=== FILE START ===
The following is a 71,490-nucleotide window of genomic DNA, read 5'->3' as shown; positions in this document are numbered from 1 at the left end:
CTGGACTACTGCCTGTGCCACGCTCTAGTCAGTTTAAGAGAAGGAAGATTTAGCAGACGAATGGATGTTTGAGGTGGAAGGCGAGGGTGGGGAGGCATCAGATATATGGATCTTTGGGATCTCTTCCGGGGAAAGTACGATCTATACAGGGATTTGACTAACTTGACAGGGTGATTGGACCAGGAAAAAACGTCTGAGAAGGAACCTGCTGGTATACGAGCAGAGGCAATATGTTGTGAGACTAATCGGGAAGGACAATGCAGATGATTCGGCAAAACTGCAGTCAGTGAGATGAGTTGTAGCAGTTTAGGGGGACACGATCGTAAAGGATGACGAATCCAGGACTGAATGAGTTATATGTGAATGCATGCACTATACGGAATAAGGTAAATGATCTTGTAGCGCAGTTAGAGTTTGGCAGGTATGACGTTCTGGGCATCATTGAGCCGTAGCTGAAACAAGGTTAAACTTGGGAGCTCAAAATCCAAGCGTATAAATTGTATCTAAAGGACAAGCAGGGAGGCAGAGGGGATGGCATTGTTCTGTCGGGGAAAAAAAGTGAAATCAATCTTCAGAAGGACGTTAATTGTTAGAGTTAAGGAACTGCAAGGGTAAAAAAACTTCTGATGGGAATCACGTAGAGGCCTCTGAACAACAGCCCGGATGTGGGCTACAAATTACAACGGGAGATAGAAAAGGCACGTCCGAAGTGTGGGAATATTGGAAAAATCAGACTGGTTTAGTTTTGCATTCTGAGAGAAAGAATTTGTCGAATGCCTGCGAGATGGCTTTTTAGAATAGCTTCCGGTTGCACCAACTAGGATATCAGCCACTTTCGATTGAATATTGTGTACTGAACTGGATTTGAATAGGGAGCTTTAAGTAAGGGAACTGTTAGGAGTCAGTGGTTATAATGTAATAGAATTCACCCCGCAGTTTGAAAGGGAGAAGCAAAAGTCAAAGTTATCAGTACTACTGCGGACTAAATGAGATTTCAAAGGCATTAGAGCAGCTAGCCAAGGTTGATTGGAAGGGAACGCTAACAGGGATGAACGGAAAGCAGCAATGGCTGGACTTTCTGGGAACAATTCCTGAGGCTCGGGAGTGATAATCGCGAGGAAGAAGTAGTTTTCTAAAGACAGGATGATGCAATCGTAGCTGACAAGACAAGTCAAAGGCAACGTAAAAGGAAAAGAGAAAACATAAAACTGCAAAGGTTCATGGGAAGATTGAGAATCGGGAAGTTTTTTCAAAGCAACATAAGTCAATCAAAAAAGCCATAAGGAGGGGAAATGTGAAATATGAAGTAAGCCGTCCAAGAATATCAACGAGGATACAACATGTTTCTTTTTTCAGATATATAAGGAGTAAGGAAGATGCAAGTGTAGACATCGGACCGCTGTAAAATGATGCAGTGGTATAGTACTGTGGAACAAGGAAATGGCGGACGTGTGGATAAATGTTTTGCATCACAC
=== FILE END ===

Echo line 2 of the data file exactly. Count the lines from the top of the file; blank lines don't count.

CTGGACTACTGCCTGTGCCACGCTCTAGTCAGTTTAAGAGAAGGAAGATTTAGCAGACGAATGGATGTTTGAGGTGGAAGGCGAGGGTGGGGAGGCATCAGATATATGGATCTTTGGGATCTCTTCCGGGGAAAGTACGATCTATACAGGGATTTGACTAACTTGACAGGGTGATTGGACCAGGAAAAAACGTCTGAGAAGGAACCTGCTGGTATACGAGCAGAGGCAATATGTTGTGAGACTAATCGGGAAGGACAATGCAGATGATTCGGCAAAACTGCAGTCAGTGAGATGAGTTGTAGCAGTTTAGGGGGACACGATCGTAAAGGATGACGAATCCAGGACTGAATGAGTTATATGTGAATGCATGCACTATACGGAATAAGGTAAATGATCTTGTAGCGCAGTTAGAGTTTGGCAGGTATGACGTTCTGGGCATCATTGAGCCGTAGCTGAAACAAGGTTAAACTTGGGAGCTCAAAATCCAAGCGTATAAATTGTATCTAAAGGACAAGCAGGGAGGCAGAGGGGATGGCATTGTTCTGTCGGGGAAAAAAAGTGAAATCAATCTTCAGAAGGACGTTAATTGTTAGAGTTAAGGAACTGCAAGGGTAAAAAAACTTCTGATGGGAATCACGTAGAGGCCTCTGAACAACAGCCCGGATGTGGGCTACAAATTACAACGGGAGATAGAAAAGGCACGTCCGAAGTGTGGGAATATTGGAAAAATCAGACTGGTTTAGTTTTGCATTCTGAGAGAAAGAATTTGTCGAATGCCTGCGAGATGGCTTTTTAGAATAGCTTCCGGTTGCACCAACTAGGATATCAGCCACTTTCGATTGAATATTGTGTACTGAACTGGATTTGAATAGGGAGCTTTAAGTAAGGGAACTGTTAGGAGTCAGTGGTTATAATGTAATAGAATTCACCCCGCAGTTTGAAAGGGAGAAGCAAAAGTCAAAGTTATCAGTACTACTGCGGACTAAATGAGATTTCAAAGGCATTAGAGCAGCTAGCCAAGGTTGATTGGAAGGGAACGCTAACAGGGATGAACGGAAAGCAGCAATGGCTGGACTTTCTGGGAACAATTCCTGAGGCTCGGGAGTGATAATCGCGAGGAAGAAGTAGTTTTCTAAAGACAGGATGATGCAATCGTAGCTGACAAGACAAGTCAAAGGCAACGTAAAAGGAAAAGAGAAAACATAAAACTGCAAAGGTTCATGGGAAGATTGAGAATCGGGAAGTTTTTTCAAAGCAACATAAGTCAATCAAAAAAGCCATAAGGAGGGGAAATGTGAAATATGAAGTAAGCCGTCCAAGAATATCAACGAGGATACAACATGTTTCTTTTTTCAGATATATAAGGAGTAAGGAAGATGCAAGTGTAGACATCGGACCGCTGTAAAATGATGCAGTGGTATAGTACTGTGGAACAAGGAAATGGCGGACGTGTGGATAAATGTTTTGCATCACAC